Back in the dust of Entumbane suburb, far away from the corridors of psychological and psychiatric research and analysis, local interaction with Enkwalini takes mythical and superstitious undertones.
Sindiso Nkomo (26) grew up in the shadow of Enkwalini’s menace, where he attended Entabeni Primary School whose pupils are regularly warned from playing close to the watery menace which refuses to be sated despite claiming many lives.
Although he has since grown up, the vivid tales of why the pool is so deadly have stayed with him.
“We were told that there’re mermaids that lure people to the pool. At one time we were also told that there’s a hippo that lives in the water. In hindsight I think that story was just meant to scare us as kids because our parents didn’t want us to go anywhere near there,” said Nkomo.
The deaths of Ntele and Savanhu have done little to quell the suspicions of those that believe lives are being taken by mythical mermaids who charm their victims in the unlikely urban setting of Entumbane.
The former’s body had a rope tied to its neck, a scar on the forehead and several other wounds while the latter was seen by local fishermen sniffing snuff before plunging to his death. Such tales provide ample fodder for conspiracy theorists and the superstitious.
With this in mind, cleansing or prayer ceremonies have been touted as plausible methods to exorcise the pool’s demonic appetite for human life.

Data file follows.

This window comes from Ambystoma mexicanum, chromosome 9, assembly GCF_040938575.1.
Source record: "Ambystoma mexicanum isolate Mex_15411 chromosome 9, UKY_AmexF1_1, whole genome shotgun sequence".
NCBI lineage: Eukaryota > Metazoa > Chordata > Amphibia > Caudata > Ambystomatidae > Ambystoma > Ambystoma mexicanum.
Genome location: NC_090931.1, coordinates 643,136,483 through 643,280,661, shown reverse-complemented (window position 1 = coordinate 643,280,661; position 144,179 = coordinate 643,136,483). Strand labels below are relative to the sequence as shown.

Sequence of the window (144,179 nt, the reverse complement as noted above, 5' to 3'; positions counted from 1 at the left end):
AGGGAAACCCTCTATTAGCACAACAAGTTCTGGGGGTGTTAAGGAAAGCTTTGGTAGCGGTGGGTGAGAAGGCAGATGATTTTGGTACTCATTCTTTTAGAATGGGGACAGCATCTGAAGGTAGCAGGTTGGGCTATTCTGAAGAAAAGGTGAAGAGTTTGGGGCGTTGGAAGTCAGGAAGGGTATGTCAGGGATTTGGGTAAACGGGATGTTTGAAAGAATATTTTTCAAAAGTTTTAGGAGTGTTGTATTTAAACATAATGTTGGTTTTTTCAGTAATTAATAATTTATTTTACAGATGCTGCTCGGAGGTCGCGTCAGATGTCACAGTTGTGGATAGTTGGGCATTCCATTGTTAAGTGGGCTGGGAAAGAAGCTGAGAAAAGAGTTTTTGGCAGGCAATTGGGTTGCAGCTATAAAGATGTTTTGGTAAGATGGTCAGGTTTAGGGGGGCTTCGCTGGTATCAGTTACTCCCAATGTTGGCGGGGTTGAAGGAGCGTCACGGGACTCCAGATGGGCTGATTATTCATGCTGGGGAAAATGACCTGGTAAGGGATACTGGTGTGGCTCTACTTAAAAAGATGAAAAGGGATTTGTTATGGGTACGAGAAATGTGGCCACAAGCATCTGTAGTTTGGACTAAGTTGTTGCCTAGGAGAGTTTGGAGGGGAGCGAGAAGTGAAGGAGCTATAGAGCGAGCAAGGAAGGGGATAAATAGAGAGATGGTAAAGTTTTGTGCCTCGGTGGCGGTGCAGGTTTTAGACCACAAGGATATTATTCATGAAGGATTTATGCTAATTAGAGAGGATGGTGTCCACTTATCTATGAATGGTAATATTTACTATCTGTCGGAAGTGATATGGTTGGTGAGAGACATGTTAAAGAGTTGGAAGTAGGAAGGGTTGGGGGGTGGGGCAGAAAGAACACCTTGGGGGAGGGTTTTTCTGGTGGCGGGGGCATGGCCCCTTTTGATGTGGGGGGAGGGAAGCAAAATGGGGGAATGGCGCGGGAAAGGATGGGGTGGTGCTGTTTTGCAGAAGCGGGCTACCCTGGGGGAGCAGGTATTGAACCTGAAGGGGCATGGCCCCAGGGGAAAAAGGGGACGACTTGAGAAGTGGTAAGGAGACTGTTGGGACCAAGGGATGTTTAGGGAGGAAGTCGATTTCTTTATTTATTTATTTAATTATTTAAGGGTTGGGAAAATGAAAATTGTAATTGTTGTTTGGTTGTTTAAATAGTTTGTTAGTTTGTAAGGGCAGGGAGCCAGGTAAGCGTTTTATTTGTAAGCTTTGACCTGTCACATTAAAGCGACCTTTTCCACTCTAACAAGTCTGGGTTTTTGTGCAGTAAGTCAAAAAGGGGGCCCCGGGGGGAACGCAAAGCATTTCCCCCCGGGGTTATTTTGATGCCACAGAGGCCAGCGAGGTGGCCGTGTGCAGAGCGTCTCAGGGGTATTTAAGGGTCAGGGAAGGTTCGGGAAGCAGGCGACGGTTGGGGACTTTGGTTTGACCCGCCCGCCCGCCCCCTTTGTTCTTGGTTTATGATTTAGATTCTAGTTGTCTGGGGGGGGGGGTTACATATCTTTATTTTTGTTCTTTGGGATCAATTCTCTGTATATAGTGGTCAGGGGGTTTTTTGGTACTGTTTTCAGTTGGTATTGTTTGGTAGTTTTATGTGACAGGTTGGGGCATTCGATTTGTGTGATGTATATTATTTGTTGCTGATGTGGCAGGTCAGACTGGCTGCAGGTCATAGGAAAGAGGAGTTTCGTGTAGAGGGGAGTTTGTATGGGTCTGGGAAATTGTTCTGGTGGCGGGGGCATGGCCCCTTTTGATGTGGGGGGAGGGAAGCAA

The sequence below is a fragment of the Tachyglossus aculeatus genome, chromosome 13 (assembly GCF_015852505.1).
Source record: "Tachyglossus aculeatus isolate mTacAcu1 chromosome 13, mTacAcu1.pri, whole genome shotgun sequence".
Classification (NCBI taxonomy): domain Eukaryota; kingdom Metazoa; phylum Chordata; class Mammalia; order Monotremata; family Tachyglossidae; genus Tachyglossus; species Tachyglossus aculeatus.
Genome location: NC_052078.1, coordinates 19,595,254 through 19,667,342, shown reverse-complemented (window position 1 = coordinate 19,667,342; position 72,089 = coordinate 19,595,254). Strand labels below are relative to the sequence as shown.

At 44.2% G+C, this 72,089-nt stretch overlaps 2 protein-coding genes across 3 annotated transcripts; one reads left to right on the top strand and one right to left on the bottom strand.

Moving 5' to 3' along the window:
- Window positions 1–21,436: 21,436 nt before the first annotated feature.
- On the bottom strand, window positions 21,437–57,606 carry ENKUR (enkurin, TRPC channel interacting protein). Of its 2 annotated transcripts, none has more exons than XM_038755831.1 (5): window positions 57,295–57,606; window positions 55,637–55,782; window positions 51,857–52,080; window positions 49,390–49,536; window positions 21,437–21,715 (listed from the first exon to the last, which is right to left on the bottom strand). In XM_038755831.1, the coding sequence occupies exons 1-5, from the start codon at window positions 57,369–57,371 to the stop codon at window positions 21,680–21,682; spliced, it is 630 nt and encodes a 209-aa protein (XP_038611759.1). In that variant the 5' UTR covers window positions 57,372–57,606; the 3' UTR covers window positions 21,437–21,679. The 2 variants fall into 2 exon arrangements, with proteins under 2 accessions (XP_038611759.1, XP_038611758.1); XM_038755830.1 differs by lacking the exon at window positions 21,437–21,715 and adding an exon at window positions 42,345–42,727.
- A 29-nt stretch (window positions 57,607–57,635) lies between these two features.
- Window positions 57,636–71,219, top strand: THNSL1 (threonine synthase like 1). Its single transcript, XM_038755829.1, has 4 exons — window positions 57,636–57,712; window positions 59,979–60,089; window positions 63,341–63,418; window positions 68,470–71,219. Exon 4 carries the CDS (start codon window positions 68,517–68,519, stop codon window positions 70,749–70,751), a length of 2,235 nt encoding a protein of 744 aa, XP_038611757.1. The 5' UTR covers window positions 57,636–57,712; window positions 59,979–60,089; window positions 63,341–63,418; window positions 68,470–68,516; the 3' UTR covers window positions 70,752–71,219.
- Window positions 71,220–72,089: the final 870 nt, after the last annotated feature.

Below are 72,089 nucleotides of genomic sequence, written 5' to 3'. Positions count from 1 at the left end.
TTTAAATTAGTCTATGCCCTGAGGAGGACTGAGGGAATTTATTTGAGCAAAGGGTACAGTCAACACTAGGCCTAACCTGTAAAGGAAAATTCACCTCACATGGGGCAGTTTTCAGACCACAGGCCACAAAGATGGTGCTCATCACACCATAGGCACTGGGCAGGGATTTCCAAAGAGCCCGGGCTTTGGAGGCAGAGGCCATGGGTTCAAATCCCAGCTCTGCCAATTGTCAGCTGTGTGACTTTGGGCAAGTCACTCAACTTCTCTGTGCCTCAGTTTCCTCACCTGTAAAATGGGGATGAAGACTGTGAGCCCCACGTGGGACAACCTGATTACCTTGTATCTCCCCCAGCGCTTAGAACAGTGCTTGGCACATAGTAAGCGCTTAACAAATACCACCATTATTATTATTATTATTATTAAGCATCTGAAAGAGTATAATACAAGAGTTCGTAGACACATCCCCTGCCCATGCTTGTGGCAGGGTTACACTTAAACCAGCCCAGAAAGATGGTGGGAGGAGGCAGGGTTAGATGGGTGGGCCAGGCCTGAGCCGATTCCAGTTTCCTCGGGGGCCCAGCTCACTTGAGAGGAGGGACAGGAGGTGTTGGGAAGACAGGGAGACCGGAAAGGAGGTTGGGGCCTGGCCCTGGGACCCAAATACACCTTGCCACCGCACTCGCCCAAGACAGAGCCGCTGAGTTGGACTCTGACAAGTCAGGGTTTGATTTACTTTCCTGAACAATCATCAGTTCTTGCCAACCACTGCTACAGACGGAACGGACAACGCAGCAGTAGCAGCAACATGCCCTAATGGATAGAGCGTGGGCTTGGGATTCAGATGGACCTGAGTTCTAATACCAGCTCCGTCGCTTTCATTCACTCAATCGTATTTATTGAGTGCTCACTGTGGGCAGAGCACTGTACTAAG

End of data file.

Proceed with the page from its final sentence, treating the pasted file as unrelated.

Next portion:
“The problem will never get solved that way because people still die even after these ceremonies,” said Nkomo.
With fear and loathing for the pool ratcheting up, other residents have also suggested that the pool be closed or fenced off. The former has found no takers to while the latter is negated by thieves who harvest the fencing wire in the dead of the night.
“I understand that the place is very deep and there is a tunnel from it. No one knows where it ends, so in essence filling it up would be a daunting task,” said Entumbane Councillor Gladys Masuku.
With no possible short term solution, perhaps community education and outreach on likely suicide pointers and counselling might be the way to go.
Dr Chibanda pioneered the Friendship Benches programme, which saw wooden seats installed on the grounds of several health clinics in Harare. Visitors were offered six one-on-one counselling sessions with lay health workers, known as “grandmother” health providers.
A subsequent study involving more than 550 patients showed that, after six months, 14 percent of the patients in the friendship bench group reported symptoms of depression, compared to 50 percent in a control group. They were also five times less likely to have suicidal thoughts.
Dr Chibanda’s remedy, however, is not feasible for residents of Entumbane at present.
“We’re not yet operating in Bulawayo but we’re planning to scale up to Bulawayo as soon as we’re ready to do so hopefully in the near future. We’ll discuss the Bulawayo challenges and come up with a short term measure,” said Dr Chibanda.
With a shortage of psychiatrists, an emphasis on counselling, community engagement and education by trained mental health workers might just be what the doctor ordered for the Entumbane community living under Enkwalini’s shadow.